Information technology and privacy
Is there a new culprit abroad in America - invading privacy and chipping away at individual rights? Some observers of the legal scene insist there is - the computer.
* George Trubow, a professor at John Marshall Law School and a specialist in legal questions relating to the exchange of information, insists that the computer could strip away privacy and other freedoms.
* John Shattuck, national legislative director of the American Civil Liberties Union, warns that ''law (is) being greatly outpaced by technology,'' which, in turn, is being ''driven by unregulated forces.''
* David Burnham, national correspondent of the New York Times and author of ''The Rise of the Computer State,'' believes personal liberty is on the line.
Such observers recommend tighter control over the kinds of intrusion the computer has facilitated; greater public awareness of the extent and dangers of electronic invasion of privacy; and an update of laws to restrain electronic snooping.
What it all boils down to is not straitjacketing technology but defining ethical standards for the people who use the technology. Computers aren't in themselves either moral or immoral. Ethical judgments are made by human beings.
This technology area has already become a springboard for litigation. And it seems likely that conflicts over use of electronic data will arise more frequently in the next few years, as computers become even more commonplace in government agencies, businesses, and homes.
Robert E. Lee Walker, vice-president and general counsel of Continental Illinois National Bank, predicts a nationwide explosion of computer recordkeeping within the next five years. But Mr. Walker, one of the nation's top corporate specialists in legal questions relating to technology and privacy, is not alarmed. He says there are ''strong, workable sinews'' which protect information even in the hands of third parties; he believes people generally act in good faith and that enough laws and checks already exist to hold abuse to a minimum.
It's reassuring that someone as knowledgeable as Walker is confident that Big Brother and big business won't control our lives after 1984. But, as the Trubows , Shattucks, and Burnhams warn, the potential for abuse is real, and the truism is still valid that eternal vigilance is the price of liberty.
To be sure, government authorities will continue to emphasize, as they have in the past, the benefits of ''computer matching,'' in which one computer system compares data with another. This can be a vital tool in the fight against crime and fraud. For instance, the system used by the Internal Revenue Service to pinpoint tax cheaters is said to save the government millions of dollars each year. And use of the computer as a tool for uncovering welfare fraud is also reputed to save a barrel of public money.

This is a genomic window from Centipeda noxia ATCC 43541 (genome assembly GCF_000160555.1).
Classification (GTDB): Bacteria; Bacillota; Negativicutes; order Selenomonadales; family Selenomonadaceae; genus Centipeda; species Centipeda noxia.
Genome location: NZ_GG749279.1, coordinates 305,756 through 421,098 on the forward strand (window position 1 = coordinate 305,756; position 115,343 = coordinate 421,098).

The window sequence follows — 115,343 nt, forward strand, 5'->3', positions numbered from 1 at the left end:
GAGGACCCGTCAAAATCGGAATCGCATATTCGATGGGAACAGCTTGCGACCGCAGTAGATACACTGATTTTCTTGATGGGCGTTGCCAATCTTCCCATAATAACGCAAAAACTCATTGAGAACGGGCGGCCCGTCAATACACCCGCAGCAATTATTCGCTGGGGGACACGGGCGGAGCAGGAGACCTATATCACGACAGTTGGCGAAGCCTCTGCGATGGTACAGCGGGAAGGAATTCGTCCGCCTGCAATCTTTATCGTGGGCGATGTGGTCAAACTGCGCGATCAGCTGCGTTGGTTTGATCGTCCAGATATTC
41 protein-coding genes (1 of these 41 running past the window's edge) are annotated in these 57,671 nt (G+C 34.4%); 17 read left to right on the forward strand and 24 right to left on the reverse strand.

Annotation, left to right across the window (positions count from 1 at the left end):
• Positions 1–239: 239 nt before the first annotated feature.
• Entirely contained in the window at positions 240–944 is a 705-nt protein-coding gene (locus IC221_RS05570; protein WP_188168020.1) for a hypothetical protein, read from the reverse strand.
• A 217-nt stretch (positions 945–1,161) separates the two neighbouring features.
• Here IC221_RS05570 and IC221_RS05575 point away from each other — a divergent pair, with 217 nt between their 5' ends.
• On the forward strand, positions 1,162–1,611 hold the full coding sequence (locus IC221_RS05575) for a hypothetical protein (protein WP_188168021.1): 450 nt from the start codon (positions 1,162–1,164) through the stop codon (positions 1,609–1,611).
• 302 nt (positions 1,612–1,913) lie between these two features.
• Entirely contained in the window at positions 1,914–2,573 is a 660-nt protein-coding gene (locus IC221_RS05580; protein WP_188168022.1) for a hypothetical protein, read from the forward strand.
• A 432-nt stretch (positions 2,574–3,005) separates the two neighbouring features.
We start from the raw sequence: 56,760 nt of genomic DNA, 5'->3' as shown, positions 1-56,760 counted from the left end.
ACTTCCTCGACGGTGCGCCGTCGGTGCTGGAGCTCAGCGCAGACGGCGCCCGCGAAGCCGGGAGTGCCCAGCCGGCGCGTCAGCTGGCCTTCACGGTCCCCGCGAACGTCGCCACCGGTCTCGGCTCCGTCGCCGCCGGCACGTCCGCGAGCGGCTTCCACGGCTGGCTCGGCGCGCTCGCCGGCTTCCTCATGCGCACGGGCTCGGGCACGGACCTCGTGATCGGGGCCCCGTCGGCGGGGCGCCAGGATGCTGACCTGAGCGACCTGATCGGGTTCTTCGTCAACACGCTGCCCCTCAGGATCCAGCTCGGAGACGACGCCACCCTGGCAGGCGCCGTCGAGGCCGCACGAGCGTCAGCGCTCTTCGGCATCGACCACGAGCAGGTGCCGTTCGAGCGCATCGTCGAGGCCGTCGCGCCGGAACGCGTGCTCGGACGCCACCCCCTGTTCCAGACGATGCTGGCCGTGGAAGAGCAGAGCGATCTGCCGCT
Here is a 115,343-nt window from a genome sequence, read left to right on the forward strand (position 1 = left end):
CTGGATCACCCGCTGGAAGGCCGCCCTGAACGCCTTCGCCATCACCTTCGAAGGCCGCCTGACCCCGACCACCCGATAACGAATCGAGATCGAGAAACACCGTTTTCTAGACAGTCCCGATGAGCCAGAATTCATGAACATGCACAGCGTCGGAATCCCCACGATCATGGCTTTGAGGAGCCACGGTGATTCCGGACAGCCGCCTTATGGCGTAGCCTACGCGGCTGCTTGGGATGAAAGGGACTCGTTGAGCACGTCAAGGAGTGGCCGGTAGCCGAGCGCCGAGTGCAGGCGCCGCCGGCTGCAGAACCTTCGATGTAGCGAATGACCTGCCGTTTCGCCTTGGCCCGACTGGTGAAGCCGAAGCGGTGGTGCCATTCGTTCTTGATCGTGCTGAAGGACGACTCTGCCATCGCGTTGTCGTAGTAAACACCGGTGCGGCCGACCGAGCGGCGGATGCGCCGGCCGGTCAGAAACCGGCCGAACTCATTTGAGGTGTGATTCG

Unquestionably computers also help banks and businesses check a customer's credit rating or process a loan application more efficiently than ever before.
These are the sunny scenarios. Unfortunately, there are also shadowy stories.
Among them, the one about what happened when Massachusetts used a computer to check the income and purchase records of people on the welfare and child-support rolls. The state then dropped names where the comparison suggested abuse, without even giving the people involved a hearing. Ultimately it was determined that in a number of cases the data were wrong and that in others what appeared to be fraud really wasn't.
Then there was the practice used for a time by police in Los Angeles County, who based their arrests on a percentage of matched characteristics between a computer-generated profile and a given suspect. Armed with the proper proportion of match-ups - it had to be at least 61 percent - officers reportedly were not deterred by such other discrepancies as height or skin color. One black, for instance, was apprehended because he met the mandated percentage of the profile criteria, even though the profile also described the criminal as white.
In other areas, there are well-documented cases of loans being denied and apartment rentals being barred because of erroneous credit profiles. There are also instances in which individuals have been placed under extended government surveillance because of fallacious data.
Legal observers point out that, generally, any person has the right to request access to government or business records about himself or herself. Some have used state or federal freedom-of-information laws to do so. But many citizens are unaware of this right, and others feel that even a request for such data might get them into trouble.
Ultimately, to ensure adequate protection for individual privacy, existing laws need to be better enforced, and old legislation needs to be brought into line with the new technological threats. For example, the ban on warrantless wiretapping could be broadened to include official intrusion into private computer data. And the privacy statutes that protect postal deliveries could be extended to cover electronic mail.
As Mr. Shattuck of the Civil Liberties Union noted, law has been outpaced by technology. That gap must be closed - and the sooner the better.